Science, Maths & Technology

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# 3.2 Ice sheets

## Activity 3 Global sea level rise

Timing: Allow approximately 10 minutes

Which of the following can contribute to global sea level rise when it melts?

a.

land ice (ice sheets and glaciers resting on land)

b.

sea ice (ice floating in the oceans)

c.

neither land ice nor sea ice

d.

both land ice and sea ice

### Discussion

Only the melting of land ice changes global sea levels: melting sea ice does not change sea level.

When ice on the land melts and flows into the seas, this raises sea levels because it adds a new volume of water to the ocean (Figure 8).

Ice is less dense than water, which is why it floats. When floating ice melts, it forms a smaller volume of water than the original volume of ice. In fact, the volume of water formed is exactly the same as the volume of ice that was below the water surface when it was floating, so no change in sea level occurs.

Figure 8 Floating sea ice does not increase sea level when it melts, because the volume of sea ice which is underwater is the same as the volume of water which is left when the floating sea ice melts.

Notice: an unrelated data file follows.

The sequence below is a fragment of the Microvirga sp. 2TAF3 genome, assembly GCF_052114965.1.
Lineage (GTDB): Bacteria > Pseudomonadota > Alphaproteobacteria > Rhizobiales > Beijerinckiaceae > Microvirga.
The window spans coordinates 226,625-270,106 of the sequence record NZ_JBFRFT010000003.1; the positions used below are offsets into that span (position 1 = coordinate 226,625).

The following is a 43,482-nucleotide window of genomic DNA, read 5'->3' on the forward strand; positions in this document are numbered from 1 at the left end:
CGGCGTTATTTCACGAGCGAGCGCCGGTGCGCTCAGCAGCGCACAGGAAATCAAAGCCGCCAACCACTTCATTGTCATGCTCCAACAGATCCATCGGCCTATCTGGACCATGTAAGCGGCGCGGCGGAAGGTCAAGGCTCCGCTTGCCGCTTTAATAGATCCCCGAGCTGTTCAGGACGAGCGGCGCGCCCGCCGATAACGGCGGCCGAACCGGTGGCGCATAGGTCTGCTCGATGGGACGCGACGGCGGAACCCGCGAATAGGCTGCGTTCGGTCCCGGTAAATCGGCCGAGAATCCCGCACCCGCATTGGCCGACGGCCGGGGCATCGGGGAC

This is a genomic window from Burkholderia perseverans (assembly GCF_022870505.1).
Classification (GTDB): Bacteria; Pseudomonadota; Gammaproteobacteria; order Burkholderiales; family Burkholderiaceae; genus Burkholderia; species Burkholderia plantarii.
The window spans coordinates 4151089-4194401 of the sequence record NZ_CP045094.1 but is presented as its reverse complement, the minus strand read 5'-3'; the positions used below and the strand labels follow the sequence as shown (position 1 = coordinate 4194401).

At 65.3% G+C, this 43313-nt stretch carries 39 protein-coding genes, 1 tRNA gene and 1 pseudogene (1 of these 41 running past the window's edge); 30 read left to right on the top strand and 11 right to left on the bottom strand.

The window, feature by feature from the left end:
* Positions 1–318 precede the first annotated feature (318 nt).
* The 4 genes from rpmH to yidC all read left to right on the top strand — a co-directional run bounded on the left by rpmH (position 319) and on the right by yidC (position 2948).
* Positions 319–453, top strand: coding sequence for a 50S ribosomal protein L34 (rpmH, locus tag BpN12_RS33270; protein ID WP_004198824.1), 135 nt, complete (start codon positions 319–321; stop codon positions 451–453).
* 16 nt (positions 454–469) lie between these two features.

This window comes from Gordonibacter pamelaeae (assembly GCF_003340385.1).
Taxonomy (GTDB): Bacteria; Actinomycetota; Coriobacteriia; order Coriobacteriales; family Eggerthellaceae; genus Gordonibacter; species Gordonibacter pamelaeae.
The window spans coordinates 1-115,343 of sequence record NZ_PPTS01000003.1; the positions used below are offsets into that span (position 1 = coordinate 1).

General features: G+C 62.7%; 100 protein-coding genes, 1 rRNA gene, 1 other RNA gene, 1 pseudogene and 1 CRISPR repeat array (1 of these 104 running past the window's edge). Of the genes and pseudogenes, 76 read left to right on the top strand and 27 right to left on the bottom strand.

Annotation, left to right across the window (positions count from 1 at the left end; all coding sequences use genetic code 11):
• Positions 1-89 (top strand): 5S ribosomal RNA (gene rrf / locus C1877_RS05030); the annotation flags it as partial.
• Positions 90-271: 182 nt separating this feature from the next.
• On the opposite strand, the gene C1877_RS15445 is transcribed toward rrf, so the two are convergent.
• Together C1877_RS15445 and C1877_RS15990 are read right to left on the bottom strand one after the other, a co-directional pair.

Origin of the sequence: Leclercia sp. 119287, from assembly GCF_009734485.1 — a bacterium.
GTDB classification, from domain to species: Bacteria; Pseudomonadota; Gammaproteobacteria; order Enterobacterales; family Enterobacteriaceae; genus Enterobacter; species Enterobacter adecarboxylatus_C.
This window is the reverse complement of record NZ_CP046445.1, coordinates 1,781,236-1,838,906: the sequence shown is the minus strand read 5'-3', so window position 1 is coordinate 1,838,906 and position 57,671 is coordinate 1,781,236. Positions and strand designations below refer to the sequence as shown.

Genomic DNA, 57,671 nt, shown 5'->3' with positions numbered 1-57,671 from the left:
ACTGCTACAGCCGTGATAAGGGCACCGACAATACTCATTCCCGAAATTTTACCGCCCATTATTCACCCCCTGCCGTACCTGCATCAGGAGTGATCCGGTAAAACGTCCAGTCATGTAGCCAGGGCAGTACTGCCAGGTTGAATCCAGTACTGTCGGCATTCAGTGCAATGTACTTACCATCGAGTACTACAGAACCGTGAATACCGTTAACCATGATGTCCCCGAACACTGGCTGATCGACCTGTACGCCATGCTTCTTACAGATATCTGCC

The glaciers and great ice sheets of Greenland and Antarctica (Figure 9) might seem like giant ice cubes, inert but for gradual melting from climate change. In fact, they are dynamic, shifting landscapes, places of delicate balance between the forces that create ice and those that destroy it.

Figure 9 Satellite images of the (a) Greenland and (b) Antarctic ice sheets.

Under its own immense weight, ice flows continuously downwards, towards the sea if possible. Ice is lost whenever icebergs break off into the sea – along ice sheet coasts – or whenever the surface is warm enough to melt it. Ice is constantly replaced as falling snow compacts, or rain and meltwater freeze. It all adds up to an ice ‘mass budget’ that changes with altitude, location, the seasons and long-term climate change.

This dynamic nature of ice means that dramatic images of the end of a glacier collapsing, or a huge iceberg breaking away, are not necessarily caused by climate change. Likewise, these events may not be causing global sea level rise, because glaciers are constantly losing and gaining ice. What matters for climate change and global sea level rise is how fast ice is being lost, and whether the rate of loss is increasing.